During the day, I try to keep the shutter at 1/250s of a second or faster to freeze motion in people. At night, I’m OK going down to 1/125s or 1/80s of a second.
3. Acting and getting close
How you carry yourself if the key to getting close to your subjects. Getting close is important to have your photography feel intimate. While a lot of times I shoot very quickly so subjects won’t notice anyway, I always try to look like I don’t notice them in the first place. I keep my gaze slightly to the side or above them as if I’m engrossed in the background.
And when I really need to be candid, I will aim the camera up at something behind them, like I am photographing the background. I look around through my camera to capture them, then put the camera back up toward the background. It just looks like I was looking around with my camera and they were in the way.
I also try to not take my camera away from my eye after capturing a person, instead waiting for them to walk through or aiming my camera away before removing it, so as not to tip them off that I took their photo.
Finally, it’s OK to wait and let your subjects come to you instead of you getting in their face. By waiting in a busy area you will allow people to enter your personal space instead of you entering their space, and this changes the dynamic significantly.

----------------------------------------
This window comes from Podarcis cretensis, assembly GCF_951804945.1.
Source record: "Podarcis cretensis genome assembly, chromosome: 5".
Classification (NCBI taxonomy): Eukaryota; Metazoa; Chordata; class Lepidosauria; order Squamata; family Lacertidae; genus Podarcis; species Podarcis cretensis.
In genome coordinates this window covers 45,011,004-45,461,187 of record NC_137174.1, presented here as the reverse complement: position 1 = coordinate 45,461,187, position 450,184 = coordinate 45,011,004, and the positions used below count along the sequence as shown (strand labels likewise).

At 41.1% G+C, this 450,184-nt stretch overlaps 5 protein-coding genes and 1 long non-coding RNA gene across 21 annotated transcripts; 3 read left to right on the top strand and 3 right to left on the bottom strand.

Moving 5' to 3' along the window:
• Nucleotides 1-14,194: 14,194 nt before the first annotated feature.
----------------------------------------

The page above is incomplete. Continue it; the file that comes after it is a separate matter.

If you carry yourself in the right way with these tips, you will be able to get away with much more than you might imagine.
4. Capture expressions and gestures
A main goal of street photography is to share emotions and feelings in our photographs. An important way to do that is to show these feelings in other people.
Don’t just look for the flashiest person. Look for the person who has the most interesting expression on the face, in their eyes, or with their body language. This is a major aspect to hone your focus on.
5. Capture photographs without people
Street photography is about creating nuanced photographs that have some sort of meaning behind them. They’re more than straight, pretty photographs.
But this counts for more than just people. You can create wonderful street photographs without people in them. It can be a little tougher at first to figure out what works and what doesn’t. Start by trying to capture unique scenes that show something about what an area is like, or what it feels like to be there.
6. Embrace spontaneity and imperfection
Street photography is about capturing special and real moments and those moments come fast and they come when they come. Work on being quick and intuitive with your camera. If you feel the potential for something interesting to happen, react.
It may or probably will be a bad photograph — most street photographs are — but the key is to get that one special one out of a hundred, or even a thousand photographs. You can’t do that by being slow and timid.
Similarly, real life isn’t perfect, and your street photography shouldn’t be either. Embrace weird angles, soft focus, things in the way. Sometimes these imperfections will ruin an image, but just as often they will make the moment feel that much more special, and that is what we are really interested in.
Now get out there and shoot!